Taking a Look at the New Tax Law and the Fun Stuff it Offers
Honestly, it’s not that long ago that the new tax law was codified, and I must have spent three days going through it.
If you are anything like me, you read these things with the thought in your head of “What can I get away with?” Different clients come into my head. Let’s point out all the fun we can have with the new tax law.
I realize that most accountants out there advise an LLC taxed like an S Corporation. The LLC is a better legal entity, and because of its flexibility you can have it taxed pretty much any way that you want. S Corporations were always the professionals go to for all new companies. It saved self-employment tax, and only had one level of taxation.
The new tax law has a complicated and convoluted way of calculating the tax on all pass-throughs. Generally, the first 20 percent of the money made isn’t taxable, only 80 percent is taxable. That is, UNLESS, the amount passing through is $157,000 or more, and then that reduction reduces, eventually to nothing. S Corp doesn’t look so good now.
However, on the C Corporation front, taxes have been reduced to 21 percent. Think really hard about all of the things you give up as an S Corporation owner. If you are a more than 2 percent shareholder of the S Corp, you can’t have any fringe benefits.
I know what you are thinking, and I had the same thing pounded into my head about C Corporations: double taxation.
Stay with me. Let’s put an example of you owning an S Corporation in which the net income is $100,000. Of that, you take a $50,000 salary and take $50,000 in distributions. Ask your clients what they spend their distributions on. Mostly, it is fringe benefits.
RULE #1 FOR ALL FRINGE BENEFITS, IF YOU HAVE FULL-TIME EMPLOYEES, YOU MUST INCLUDE THEM IN THE BENEFITS THAT YOU COME UP WITH.
Some tax-free benefits are:
1. Accident & Health Benefits - Businesses may make tax-free contributions to the cost of employees’ accident, health, and qualified long-term care insurance. Payments or reimbursements for employees’ medical expenses are tax-exempt, too.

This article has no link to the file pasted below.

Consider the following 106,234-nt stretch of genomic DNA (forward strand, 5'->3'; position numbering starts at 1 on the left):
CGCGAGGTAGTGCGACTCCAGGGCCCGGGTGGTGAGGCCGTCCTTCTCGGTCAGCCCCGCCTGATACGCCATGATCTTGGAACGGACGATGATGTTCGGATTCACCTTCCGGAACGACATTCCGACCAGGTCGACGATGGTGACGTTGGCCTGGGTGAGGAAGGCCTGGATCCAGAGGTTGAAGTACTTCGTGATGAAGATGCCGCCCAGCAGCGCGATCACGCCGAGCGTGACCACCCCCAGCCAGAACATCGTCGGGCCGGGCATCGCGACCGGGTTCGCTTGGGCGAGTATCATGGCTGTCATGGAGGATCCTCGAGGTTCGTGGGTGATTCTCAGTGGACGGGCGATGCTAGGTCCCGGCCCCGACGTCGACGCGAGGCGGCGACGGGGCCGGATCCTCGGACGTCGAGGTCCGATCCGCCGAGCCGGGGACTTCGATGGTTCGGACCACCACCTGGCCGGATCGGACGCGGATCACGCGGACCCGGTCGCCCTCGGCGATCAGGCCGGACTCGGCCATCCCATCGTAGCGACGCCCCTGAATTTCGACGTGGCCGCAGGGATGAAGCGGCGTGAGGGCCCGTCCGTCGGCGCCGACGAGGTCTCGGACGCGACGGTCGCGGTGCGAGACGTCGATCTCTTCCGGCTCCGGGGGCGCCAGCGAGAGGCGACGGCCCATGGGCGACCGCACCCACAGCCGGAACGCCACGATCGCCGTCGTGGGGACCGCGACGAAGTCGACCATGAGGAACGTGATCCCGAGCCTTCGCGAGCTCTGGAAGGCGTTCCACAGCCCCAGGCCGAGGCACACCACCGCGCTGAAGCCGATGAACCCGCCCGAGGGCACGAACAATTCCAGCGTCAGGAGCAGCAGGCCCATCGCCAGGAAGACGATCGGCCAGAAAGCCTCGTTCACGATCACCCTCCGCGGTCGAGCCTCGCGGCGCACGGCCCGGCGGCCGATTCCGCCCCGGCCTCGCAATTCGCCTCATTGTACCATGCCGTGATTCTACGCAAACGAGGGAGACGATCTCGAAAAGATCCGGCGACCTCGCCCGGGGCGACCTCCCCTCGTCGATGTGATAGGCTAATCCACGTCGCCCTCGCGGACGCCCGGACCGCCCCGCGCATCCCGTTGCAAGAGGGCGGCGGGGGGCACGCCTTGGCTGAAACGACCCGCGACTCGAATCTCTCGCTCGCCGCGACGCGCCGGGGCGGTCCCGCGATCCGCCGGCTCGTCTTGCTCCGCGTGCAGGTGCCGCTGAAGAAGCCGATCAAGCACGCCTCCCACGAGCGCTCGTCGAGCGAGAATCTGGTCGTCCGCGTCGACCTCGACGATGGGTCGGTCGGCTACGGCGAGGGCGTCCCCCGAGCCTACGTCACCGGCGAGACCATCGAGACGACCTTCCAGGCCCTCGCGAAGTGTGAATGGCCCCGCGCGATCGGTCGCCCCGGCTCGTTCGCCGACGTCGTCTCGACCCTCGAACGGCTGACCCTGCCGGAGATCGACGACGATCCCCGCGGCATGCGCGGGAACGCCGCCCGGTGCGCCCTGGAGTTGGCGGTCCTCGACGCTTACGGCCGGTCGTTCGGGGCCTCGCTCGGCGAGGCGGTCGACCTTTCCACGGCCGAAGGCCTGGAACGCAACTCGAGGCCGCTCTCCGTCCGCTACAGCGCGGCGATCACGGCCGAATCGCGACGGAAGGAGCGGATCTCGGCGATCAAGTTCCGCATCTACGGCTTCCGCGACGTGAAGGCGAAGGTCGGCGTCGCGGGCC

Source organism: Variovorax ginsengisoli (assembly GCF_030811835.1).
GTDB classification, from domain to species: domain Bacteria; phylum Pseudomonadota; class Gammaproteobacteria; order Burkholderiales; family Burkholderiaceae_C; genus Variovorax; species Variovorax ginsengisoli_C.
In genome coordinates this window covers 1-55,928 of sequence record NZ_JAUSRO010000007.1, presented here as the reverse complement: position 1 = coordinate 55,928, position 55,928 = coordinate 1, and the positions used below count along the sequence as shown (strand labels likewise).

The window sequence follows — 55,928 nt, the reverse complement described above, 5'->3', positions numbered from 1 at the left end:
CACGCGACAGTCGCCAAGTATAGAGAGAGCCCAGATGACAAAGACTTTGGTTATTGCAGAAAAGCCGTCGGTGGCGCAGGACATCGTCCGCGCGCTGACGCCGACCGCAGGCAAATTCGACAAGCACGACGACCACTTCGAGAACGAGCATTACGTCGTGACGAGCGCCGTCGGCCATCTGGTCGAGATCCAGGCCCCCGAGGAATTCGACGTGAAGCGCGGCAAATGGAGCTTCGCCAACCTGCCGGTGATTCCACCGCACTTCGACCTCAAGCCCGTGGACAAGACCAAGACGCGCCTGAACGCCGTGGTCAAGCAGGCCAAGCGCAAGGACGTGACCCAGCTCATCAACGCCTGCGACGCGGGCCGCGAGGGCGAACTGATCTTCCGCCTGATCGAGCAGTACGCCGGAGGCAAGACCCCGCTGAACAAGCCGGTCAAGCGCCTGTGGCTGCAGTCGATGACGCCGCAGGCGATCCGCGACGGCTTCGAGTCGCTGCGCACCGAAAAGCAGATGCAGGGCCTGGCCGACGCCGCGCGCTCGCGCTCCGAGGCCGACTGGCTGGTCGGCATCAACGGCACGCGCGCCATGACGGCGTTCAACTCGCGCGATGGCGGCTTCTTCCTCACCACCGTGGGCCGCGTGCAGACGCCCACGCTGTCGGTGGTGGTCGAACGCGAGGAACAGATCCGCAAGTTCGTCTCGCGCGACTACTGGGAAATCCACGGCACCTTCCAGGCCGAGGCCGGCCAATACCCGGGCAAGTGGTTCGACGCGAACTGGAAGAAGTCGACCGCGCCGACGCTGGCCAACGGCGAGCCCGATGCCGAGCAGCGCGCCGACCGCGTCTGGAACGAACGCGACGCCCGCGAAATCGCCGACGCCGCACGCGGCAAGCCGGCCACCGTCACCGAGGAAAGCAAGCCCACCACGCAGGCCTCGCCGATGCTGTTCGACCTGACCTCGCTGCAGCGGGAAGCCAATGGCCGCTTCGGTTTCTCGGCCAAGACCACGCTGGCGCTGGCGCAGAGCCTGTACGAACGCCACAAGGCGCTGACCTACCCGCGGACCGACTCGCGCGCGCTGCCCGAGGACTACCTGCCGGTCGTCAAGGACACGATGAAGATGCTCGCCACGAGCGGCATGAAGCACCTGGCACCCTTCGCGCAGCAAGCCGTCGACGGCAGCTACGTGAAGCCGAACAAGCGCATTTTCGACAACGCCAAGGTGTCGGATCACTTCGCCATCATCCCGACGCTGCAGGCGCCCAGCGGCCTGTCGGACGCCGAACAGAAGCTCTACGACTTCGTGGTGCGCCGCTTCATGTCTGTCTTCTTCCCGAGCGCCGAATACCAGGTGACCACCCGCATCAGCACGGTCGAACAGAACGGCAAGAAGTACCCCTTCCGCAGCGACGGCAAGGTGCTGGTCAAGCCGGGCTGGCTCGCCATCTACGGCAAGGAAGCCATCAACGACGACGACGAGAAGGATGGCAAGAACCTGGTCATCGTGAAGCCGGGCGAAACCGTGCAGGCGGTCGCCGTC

2. Employee Achievement Awards - Businesses can reward their employees with tangible personal property valued up to $1,600* for length of service or safety achievements.
The value of those awards — unlike cash, gift certificates, or stock — is tax-exempt for employees!
3. Athletic Facilities Owned, Operated, or Leased by the Employer - A free gym for employees, their spouses, and their dependent children younger than 25 on company-owned premises offers convenience and cost savings to encourage a healthy lifestyle.
4. De Minimis Benefits - Low-value, infrequently provided benefits aren’t taxable (as long as they aren’t cash or cash equivalents.)
Giving an employee tickets to see her favorite sports team or a cake from her favorite bakery shows you care without creating tax liability for either of you.
5. Employee Stock Options - You can give your employees incentive stock options, employee stock purchase plan options, and non-statutory (nonqualified) stock options without having to pay taxes on them when the employee exercises or sells the stock.
However, there are tax-reporting requirements for stock options that don’t apply to other fringe benefits.
6. Group Term Life Insurance Coverage - You can give your employees term life insurance with a death benefit up to $50,000 and the premiums you pay will be tax exempt.
Sometimes, even life insurance for an employee’s spouse is tax exempt too
7. Retirement Planning Services - If your small business offers employees a pension or a qualified retirement plan such as a 401(k), you can supply services that give general retirement information and advice to employees.
However, you may have to pay taxes on other services like tax preparation, accounting, legal, or brokerage services.
8. Commuting Benefits - Transportation benefits are exempt up to $255 per month when provided for using a commuter highway vehicle (such as a vanpool), a transit pass, or qualified parking.
Bicycle commuting reimbursements up to $20 are also tax exempt, as long as the employee doesn’t receive another commuting benefit in the same month.
9. Dependent Care Assistance - Employees can exclude from gross income up to $5,000** in annual benefits received under a dependent care assistance program that makes it possible for them to work.
10. Educational Assistance - Help your employees earn a degree or complete continuing education that will enhance their professional growth.
Use your business to contribute up to $5,250 per year towards textbooks, tuition, equipment, and fees for your most promising employees – they’ll appreciate your support of their long-term goals, and neither of you will incur additional tax liability.
11. Employer-Provided Cellphones - Some businesses provide employees with a company phone to be used for business purposes.